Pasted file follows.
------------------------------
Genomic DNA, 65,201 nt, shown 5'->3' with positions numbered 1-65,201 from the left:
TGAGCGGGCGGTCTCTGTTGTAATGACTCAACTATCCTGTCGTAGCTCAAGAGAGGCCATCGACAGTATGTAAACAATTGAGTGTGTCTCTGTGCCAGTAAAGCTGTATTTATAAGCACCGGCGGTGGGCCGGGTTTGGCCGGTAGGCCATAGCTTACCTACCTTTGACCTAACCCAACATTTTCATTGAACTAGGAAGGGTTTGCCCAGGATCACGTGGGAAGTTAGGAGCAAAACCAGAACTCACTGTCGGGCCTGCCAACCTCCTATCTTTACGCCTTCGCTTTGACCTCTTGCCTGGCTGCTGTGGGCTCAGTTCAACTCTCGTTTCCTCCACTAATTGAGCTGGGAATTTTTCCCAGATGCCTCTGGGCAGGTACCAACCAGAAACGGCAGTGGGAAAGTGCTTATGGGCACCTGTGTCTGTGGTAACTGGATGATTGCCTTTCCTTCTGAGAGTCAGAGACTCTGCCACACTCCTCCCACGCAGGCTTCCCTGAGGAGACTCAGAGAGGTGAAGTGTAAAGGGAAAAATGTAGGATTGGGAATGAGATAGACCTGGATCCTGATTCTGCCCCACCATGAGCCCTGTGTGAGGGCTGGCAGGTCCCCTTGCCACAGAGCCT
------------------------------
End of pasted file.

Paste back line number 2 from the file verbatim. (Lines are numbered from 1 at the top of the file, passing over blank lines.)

TGAGCGGGCGGTCTCTGTTGTAATGACTCAACTATCCTGTCGTAGCTCAAGAGAGGCCATCGACAGTATGTAAACAATTGAGTGTGTCTCTGTGCCAGTAAAGCTGTATTTATAAGCACCGGCGGTGGGCCGGGTTTGGCCGGTAGGCCATAGCTTACCTACCTTTGACCTAACCCAACATTTTCATTGAACTAGGAAGGGTTTGCCCAGGATCACGTGGGAAGTTAGGAGCAAAACCAGAACTCACTGTCGGGCCTGCCAACCTCCTATCTTTACGCCTTCGCTTTGACCTCTTGCCTGGCTGCTGTGGGCTCAGTTCAACTCTCGTTTCCTCCACTAATTGAGCTGGGAATTTTTCCCAGATGCCTCTGGGCAGGTACCAACCAGAAACGGCAGTGGGAAAGTGCTTATGGGCACCTGTGTCTGTGGTAACTGGATGATTGCCTTTCCTTCTGAGAGTCAGAGACTCTGCCACACTCCTCCCACGCAGGCTTCCCTGAGGAGACTCAGAGAGGTGAAGTGTAAAGGGAAAAATGTAGGATTGGGAATGAGATAGACCTGGATCCTGATTCTGCCCCACCATGAGCCCTGTGTGAGGGCTGGCAGGTCCCCTTGCCACAGAGCCT